From the New York Times: “I know I look like a man. I know I sound like a man and maybe even walk like a man and dress like one, too. But I’m not a man; I’m a woman. Playing sports and having muscles and a deep voice make me less feminine, yes. I’m a different kind of woman, I know, but I’m still a woman. I began running competitively as a teenager in South Africa, and by age 18 I was competing on the international stage. In 2009, as I prepared to run in the Berlin World Championships, athletic authorities sent me for some medical testing. Because of my looks, there had been speculation from my fellow athletes, sports officials, the media and fans that I was not what I said I was.”
Vladimir Nabokov’s fame is thanks in large part to the work of his wife Vera
From Stacy Schiff for The New Yorker: “Vladimir Nabokov was famous at Cornell, where he taught between 1948 and 1959, for a number of reasons. None had anything to do with the literature; few people knew what he had written, and even fewer had read his work. Tearing Dostoyevski to shreds in front of two hundred undergraduates made an impression, as did the pronouncement that good books should not make us think but make us shiver. The fame derived in part, too, from the fact that the professor did not come to class alone. He arrived on campus driven by Mrs. Nabokov, he crossed campus with Mrs. Nabokov, and he occasionally appeared in class on the arm of Mrs. Nabokov, who carried his books. In fact, the man who spoke so often of his own isolation was one of the most accompanied loners of all time.”
My editor’s note on yesterday’s version of the When The Going Gets Weird newsletter (which is here or at newsletter.mathewingram.com) got so long, and triggered so many conversations on Mastodon and elsewhere that I thought I would create a separate post about it for anyone who is interested. If debates about the technical and/or ethical challenges involved in getting around paywalls doesn’t interest you, please feel free to move on 🙂
Update: I got into a private debate about this with a prominent author and journalist on Mastodon, and I’ve included some of that below
In a nutshell, I’ve been including workarounds for paywalled articles for a little while now in the newsletter. When I first started it, I just included links and if there was a paywall then I figured people would either ignore it, or try an incognito browser or use some other workaround of their own. But the more I thought about it, the more that approach seeemed thoughtless and inconsiderate, so I started using two tools to produce links that got through paywalls.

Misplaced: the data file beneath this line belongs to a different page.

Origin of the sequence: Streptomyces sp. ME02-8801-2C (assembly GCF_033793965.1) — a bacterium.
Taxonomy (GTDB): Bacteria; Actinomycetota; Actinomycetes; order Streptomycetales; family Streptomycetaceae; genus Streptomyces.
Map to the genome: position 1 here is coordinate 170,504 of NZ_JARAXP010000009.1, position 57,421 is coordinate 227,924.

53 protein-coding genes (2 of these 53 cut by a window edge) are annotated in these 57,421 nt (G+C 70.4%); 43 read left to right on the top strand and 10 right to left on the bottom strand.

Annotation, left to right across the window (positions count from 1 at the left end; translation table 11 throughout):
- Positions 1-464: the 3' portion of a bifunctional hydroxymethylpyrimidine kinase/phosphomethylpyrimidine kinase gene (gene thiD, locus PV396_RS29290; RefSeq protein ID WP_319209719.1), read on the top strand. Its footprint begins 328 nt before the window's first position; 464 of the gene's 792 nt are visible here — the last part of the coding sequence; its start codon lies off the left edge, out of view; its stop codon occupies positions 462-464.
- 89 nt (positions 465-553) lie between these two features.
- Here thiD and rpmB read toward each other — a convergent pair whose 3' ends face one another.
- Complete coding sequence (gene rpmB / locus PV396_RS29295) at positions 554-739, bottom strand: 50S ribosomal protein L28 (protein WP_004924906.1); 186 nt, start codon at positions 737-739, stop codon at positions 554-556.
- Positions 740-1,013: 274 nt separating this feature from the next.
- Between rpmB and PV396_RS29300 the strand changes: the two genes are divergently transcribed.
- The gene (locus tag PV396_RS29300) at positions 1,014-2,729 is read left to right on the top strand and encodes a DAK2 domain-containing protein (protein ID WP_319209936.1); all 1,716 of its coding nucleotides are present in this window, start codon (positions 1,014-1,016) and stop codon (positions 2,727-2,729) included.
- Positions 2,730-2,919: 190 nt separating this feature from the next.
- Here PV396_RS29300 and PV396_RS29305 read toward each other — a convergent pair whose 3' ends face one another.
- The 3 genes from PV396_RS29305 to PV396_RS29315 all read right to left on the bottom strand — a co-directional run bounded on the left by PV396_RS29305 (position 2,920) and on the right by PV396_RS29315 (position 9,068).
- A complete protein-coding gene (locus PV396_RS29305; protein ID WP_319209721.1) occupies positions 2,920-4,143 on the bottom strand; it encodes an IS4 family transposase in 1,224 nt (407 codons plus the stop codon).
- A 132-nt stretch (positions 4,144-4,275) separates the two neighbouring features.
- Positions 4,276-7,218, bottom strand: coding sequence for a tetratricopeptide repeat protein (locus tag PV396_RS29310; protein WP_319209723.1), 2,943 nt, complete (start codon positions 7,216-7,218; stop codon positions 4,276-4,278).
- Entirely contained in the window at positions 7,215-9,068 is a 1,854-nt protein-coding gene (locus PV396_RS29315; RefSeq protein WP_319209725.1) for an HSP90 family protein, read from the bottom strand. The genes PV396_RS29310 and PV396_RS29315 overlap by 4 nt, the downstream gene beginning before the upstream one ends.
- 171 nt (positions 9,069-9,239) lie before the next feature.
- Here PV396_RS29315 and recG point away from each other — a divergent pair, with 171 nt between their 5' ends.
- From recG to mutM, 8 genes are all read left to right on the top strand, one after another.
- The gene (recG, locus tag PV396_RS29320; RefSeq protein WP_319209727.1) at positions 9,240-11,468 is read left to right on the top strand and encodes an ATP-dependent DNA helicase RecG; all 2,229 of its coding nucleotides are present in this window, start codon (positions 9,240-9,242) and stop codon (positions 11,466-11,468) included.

One of them is called 12ft.io, and its motto is (or used to be) “Show me a ten-foot paywall, I’ll show you a 12-foot ladder.” But that tool stopped working for me recently — there’s just an error message from something called Vercel. As it turns out, Vercel is a hosting provider, and they shut off 12ft.io’s access to the site because of an alleged breach of their Terms of Service. I found this out because someone pointed me to a post on Twitter from the founder, Tom Millar, which says that he had no notice of the shutdown.
Editor’s Note: Sorry to interrupt your reading, but I thought I would mention something that will hopefully make things easier for some of you. In yesterday’s newsletter there was a story titled “The grift, the Indian prince, and a shocking twist,” from a subscription newsletter called AirMail (founded by Graydon Carter, former editor of Vanity Fair). Since the newsletter has a hard paywall, I included a link that got around the payall, using a service called 12ft.io. But that service seems to have shut down, at least temporarily, and so has another I used to use called archive.today. So I have saved a copy of that story to a shared folder on Instapaper, which you should be able to access here. For the Bloomberg story included here, that method didn’t work, so I have copied the entire story to my website, and included a link to the page.
As a professional journalist, I realize this is somewhat hypocritical of me. Don’t paywalls help support journalism? Perhaps. But then, Graydon Carter is extremely wealthy, and so is Bloomberg, so I don’t feel that bad about getting around their hard paywall for a single story. They could make their paywalls more porous, and give readers who come only once in a while a free story, but they choose not to do that. So I am helping them 🙂 And I am promoting their work as well, by allowing you to read these stories. That’s my rationale, anyway. I’m planning to do this for other similar stories in the future – either putting them in the shared Instapaper folder or posting them to my site (which no one ever goes to). If the links don’t work or you can’t access the shared folder, let me know and I will find another way. And now, back to the links!
Update: 12ft.io was apparently taken down without warning by its hosting service, for alleged terms of service violations.As for archive.today (also at archive.is, archive.ph etc.) it doesn’t work for me on Chrome but it does in Firefox. If you have problems with any of my links please let me know and I will find a way to get the article to you!
From Daniel Villareal at LGBTQ Nation: “Flames shot through the crowded Up Stairs Lounge as bartender Buddy Rasmussen opened the front door to see who had been ringing the downstairs buzzer. Someone had lit the popular bar’s stairwell carpet on fire, and it burned its way up the wooden stairs into the bar, quickly igniting the lounge’s red wallpaper, curtains, and posters of Burt Reynolds naked on a bearskin rug and Olympic swimmer Mark Spitz wearing his seven gold medals, a star-spangled Speedo, and a smile. Some patrons saw the blaze and ran for the nearest exits or down the stairwell, emerging with their clothes on fire as neighbors raced to pour pitchers of water onto them. Many were too shocked by the exploding blaze to move. The June 24, 1973, conflagration, likely set by a sex worker ejected from the New Orleans bar earlier that night, killed 32 people and injured at least 15 others.”
Lululemon founder is racing to cure the rare disease destroying his muscles